Coping with Company Copycats
Picture this. You have spent weeks preparing a promotion dependent presentation for management. You skipped meals, stayed up late, put aside your personal time, and even became snappy with your loved ones, all with the goal of an excellent delivery. When it’s time to present, you feel confident in your thorough research and diligence. When you open your mouth to dazzle management, you hear a colleague presenting your laborious project as their own work. What to do? What to do?
Stay calm and apply these five tips when a colleague is taking credit for your hard-earned contributions at work:
1. Copyright: Keep a record of all your original work. Send it to yourself as an email to have a timestamp and have a backup hard copy. Doing this will provide proof if your credibility is disputed.
2. Confront: Have a conversation with the colleague in private. Address their conduct and not their character. Start your conversation assuming the colleague did not intentionally steal your spotlight. Plan on how the colleague can rectify their actions.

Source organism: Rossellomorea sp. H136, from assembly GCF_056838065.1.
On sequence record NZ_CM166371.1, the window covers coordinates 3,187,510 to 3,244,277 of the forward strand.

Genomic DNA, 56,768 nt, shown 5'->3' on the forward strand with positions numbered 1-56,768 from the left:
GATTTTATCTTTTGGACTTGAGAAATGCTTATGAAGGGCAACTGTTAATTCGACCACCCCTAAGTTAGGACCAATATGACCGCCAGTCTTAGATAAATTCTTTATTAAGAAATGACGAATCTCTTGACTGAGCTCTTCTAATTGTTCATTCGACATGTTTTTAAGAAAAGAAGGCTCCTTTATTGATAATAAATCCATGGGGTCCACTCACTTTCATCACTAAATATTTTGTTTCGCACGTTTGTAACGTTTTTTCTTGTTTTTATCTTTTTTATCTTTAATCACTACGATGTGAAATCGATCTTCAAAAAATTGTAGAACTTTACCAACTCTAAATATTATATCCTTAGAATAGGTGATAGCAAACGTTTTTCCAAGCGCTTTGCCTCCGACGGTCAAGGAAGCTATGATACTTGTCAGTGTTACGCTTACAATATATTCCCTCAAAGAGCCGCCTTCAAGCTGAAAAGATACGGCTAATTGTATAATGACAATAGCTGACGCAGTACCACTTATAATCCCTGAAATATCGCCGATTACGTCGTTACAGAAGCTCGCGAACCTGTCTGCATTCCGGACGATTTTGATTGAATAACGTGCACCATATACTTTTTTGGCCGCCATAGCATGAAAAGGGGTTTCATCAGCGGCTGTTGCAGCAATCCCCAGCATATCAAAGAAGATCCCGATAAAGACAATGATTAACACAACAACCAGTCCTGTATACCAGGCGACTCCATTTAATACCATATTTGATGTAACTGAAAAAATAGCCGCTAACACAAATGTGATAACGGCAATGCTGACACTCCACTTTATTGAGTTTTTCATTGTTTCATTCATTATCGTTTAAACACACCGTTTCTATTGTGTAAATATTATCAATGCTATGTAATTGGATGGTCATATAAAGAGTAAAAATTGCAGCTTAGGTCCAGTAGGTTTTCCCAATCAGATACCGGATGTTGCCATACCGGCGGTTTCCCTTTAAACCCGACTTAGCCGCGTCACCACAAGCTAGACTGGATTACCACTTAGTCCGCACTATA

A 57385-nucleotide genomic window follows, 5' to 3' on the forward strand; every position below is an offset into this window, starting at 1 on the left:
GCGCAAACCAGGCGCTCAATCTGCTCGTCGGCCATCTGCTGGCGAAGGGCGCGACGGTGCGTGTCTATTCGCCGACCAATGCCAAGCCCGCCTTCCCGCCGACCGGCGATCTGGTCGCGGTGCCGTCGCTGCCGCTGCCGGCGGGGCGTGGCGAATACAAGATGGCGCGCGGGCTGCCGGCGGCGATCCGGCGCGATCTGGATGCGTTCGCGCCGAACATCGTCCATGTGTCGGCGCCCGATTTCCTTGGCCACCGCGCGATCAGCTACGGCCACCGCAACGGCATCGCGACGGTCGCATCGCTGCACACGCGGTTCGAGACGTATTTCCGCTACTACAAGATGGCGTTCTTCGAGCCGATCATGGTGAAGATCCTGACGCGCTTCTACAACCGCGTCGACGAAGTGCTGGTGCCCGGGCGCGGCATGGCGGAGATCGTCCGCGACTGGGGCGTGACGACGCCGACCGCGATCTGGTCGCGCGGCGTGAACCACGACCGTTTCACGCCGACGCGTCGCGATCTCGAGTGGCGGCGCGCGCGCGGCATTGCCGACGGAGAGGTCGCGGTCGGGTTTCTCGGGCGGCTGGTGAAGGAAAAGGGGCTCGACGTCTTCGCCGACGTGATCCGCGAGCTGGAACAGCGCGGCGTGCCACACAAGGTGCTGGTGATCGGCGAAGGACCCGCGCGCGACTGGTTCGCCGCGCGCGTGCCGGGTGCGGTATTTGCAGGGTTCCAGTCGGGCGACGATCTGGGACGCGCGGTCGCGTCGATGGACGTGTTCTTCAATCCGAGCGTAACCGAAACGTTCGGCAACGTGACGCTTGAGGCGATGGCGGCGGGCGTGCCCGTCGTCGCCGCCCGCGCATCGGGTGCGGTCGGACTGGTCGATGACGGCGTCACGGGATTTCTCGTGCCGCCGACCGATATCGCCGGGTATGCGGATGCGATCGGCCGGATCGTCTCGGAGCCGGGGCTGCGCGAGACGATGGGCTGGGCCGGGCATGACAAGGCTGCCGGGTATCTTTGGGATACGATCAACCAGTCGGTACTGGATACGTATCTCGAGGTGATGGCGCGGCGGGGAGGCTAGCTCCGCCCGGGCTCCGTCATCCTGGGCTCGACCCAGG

3. Collaborate: Alert management in a professional and teaming manner. Present the colleague’s behavior, your work, and that you addressed the issue directly with the colleague. If the matter continues or is not resolved by your colleague and management, collaborate with HR to devise a solution. Don’t rule out consulting with legal authorities and your profession’s licensing board.
4. Celebrate: You work is noteworthy and people often imitate greatness. Record in Work Journal. A Place to Record How Awesome You Are © the details on what took place. You are gathering what makes you a subject matter expert and thought influencer; this intel will make it easier to negotiate your dream salary.
5. Consider: Ask yourself if you want to stay in an environment where talent thieves and professional plagiarism can thrive. If the answer is no, its time to plan your next best career move. If the answer is yes, consider transferring to another department.